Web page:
You should now categorise posts by their content and other variables such as whether anyone was tagged, if an image or video was used or if you utilised a link or hashtag. This may be time consuming – but it’s worth it.  

What you should be able to do now is sort your posts by the number of impressions they make and their engagement rate to see what performs best. Work out the percentage of tweets in each category and compare it to the percentage of tweets in your top 50 (or top 100 if you have loads). You can do this for category, day and time.

What you should be left with is a fair indication of when your posts perform best and what difference other variables make.

3. Testing

You should by now be using a social media tool to schedule your tweets. If not then you should, if only because it’s far easier to put a block of time aside every week to write and schedule your online content. It will also make it easier to act upon what you find. Schedule your posts for the times, days and formats that work best

You should notice an automatic uplift in your visibility. Your engagement rate may take a slight hit but don’t worry - you will have more engagements overall. We can work on engagement rate later.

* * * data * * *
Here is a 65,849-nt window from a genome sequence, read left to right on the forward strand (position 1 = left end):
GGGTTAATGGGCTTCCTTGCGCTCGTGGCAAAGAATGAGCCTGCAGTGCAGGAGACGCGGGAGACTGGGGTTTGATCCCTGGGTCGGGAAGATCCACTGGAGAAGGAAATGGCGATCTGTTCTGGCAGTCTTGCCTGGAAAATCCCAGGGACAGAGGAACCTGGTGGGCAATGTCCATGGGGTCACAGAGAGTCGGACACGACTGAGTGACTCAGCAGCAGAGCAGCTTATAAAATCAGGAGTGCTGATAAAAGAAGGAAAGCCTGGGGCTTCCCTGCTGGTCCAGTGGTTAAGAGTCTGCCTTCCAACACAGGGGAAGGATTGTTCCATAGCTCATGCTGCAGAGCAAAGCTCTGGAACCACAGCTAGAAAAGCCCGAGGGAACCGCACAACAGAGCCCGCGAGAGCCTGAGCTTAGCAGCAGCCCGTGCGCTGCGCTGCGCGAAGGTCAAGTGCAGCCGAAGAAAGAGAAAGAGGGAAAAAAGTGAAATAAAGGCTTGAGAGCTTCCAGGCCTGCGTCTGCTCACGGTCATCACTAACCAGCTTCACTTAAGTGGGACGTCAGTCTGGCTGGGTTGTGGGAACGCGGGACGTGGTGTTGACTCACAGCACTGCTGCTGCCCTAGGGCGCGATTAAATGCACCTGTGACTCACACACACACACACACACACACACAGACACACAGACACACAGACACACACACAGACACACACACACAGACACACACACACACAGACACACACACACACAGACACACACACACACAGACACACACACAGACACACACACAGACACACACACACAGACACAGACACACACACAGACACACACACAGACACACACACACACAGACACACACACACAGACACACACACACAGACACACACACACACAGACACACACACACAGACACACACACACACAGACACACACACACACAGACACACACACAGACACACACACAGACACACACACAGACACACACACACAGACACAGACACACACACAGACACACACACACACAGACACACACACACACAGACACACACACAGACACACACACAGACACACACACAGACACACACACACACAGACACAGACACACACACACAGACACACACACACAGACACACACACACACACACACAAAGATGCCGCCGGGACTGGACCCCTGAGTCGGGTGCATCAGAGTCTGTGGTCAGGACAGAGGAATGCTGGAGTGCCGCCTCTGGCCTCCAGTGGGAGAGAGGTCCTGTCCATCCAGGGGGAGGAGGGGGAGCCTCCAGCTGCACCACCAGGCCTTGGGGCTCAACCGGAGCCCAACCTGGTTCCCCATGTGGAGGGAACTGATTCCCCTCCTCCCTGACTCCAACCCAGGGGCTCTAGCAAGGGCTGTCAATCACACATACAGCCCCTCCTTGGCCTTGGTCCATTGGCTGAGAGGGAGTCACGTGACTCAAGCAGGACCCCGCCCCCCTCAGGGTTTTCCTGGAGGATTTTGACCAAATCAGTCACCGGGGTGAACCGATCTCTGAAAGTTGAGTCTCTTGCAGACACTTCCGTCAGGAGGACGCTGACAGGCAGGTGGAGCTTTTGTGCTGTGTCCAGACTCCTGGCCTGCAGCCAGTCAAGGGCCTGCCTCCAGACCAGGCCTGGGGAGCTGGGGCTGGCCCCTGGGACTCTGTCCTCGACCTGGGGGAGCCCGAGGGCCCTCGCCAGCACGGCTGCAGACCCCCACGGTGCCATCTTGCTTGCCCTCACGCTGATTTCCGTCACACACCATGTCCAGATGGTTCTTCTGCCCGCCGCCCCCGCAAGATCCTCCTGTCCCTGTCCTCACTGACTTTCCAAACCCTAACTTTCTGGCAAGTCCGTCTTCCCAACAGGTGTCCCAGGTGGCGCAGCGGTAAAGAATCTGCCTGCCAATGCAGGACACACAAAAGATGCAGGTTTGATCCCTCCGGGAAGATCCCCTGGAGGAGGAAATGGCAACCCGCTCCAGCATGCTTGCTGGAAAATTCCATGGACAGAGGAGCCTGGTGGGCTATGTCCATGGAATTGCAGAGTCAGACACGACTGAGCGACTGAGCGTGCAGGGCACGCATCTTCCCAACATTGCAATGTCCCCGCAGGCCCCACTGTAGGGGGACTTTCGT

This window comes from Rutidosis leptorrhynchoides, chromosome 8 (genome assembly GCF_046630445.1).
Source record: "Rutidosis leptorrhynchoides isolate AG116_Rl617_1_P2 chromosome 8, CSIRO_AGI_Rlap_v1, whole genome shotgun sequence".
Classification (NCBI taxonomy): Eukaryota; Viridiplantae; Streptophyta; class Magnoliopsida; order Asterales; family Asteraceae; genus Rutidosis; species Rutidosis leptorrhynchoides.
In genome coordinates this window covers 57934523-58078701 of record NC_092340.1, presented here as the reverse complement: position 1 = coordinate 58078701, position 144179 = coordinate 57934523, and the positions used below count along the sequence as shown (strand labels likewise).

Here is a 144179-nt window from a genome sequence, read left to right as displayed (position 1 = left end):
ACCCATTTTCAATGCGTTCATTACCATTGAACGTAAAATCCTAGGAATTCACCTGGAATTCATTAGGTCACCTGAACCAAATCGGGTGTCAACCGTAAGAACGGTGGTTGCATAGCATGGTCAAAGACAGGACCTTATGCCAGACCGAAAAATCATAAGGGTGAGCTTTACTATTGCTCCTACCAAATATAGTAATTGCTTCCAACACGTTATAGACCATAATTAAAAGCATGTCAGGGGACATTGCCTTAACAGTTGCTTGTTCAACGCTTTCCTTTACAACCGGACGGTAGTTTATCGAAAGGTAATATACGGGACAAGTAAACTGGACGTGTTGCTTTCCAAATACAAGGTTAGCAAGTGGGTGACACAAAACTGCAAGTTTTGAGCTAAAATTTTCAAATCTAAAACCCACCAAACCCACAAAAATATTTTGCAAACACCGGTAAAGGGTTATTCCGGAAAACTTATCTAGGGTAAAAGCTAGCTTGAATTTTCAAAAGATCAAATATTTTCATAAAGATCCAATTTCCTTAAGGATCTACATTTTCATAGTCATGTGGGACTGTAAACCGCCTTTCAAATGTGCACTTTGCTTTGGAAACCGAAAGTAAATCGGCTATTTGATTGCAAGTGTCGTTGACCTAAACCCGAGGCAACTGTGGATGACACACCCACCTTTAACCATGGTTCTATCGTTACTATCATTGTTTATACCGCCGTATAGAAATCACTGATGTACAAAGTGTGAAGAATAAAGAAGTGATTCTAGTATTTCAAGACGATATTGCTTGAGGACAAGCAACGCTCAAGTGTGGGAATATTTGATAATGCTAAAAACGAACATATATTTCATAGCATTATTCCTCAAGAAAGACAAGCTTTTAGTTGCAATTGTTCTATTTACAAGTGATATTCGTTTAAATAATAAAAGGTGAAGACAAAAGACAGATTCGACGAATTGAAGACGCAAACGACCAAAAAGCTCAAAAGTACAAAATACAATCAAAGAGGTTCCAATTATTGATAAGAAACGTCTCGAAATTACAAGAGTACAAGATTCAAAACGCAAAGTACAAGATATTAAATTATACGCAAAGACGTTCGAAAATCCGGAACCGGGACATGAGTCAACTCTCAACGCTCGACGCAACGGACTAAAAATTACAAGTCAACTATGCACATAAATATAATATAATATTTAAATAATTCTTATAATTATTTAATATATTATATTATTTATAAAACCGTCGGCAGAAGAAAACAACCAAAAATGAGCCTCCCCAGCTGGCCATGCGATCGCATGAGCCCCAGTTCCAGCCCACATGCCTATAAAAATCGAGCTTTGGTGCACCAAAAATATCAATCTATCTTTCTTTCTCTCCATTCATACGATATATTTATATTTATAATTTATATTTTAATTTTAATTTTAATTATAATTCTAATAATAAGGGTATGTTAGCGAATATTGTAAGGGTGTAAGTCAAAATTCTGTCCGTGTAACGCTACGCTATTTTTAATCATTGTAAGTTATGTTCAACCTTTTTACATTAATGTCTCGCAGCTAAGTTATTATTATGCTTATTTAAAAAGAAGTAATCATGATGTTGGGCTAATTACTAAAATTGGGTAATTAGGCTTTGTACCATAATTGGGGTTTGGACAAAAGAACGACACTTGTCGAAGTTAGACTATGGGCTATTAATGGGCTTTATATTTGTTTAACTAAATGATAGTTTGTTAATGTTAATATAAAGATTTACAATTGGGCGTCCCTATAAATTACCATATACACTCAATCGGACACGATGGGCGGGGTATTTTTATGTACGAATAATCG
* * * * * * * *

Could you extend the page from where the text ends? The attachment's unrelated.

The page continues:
4. Email

With email the same logic applies. Find out what your average open and click rates are and aim to raise them. However, if you do a newsletter that goes out at a regular time and have nothing to compare it with then it’s worth A/B testing it. Try it first with the times of the day, and with days of the week. It’s important to ensure however that the A of the test should be consistent.

5. What did we find?

About eight months ago NICVA started to have a good look at our digital channels. We carried out the process described. Getting under the bonnet told us that:

  • Our Facebook, Twitter, email bulletin and website audiences are subtly different.
  • Our Facebook and Twitter audiences responded differently to different types of post
  • With regards sending emails and posting on social media, there were optimal times, sub-optimal times and times when it really wasn’t worth doing anything at all
  • Visability and open rates were primarily affected by timing. Engagement and click through rates were primarily affected by content style and design. Tuesdays and Fridays are bad days to share content. Items posted after 4pm were seen more and engaged with more.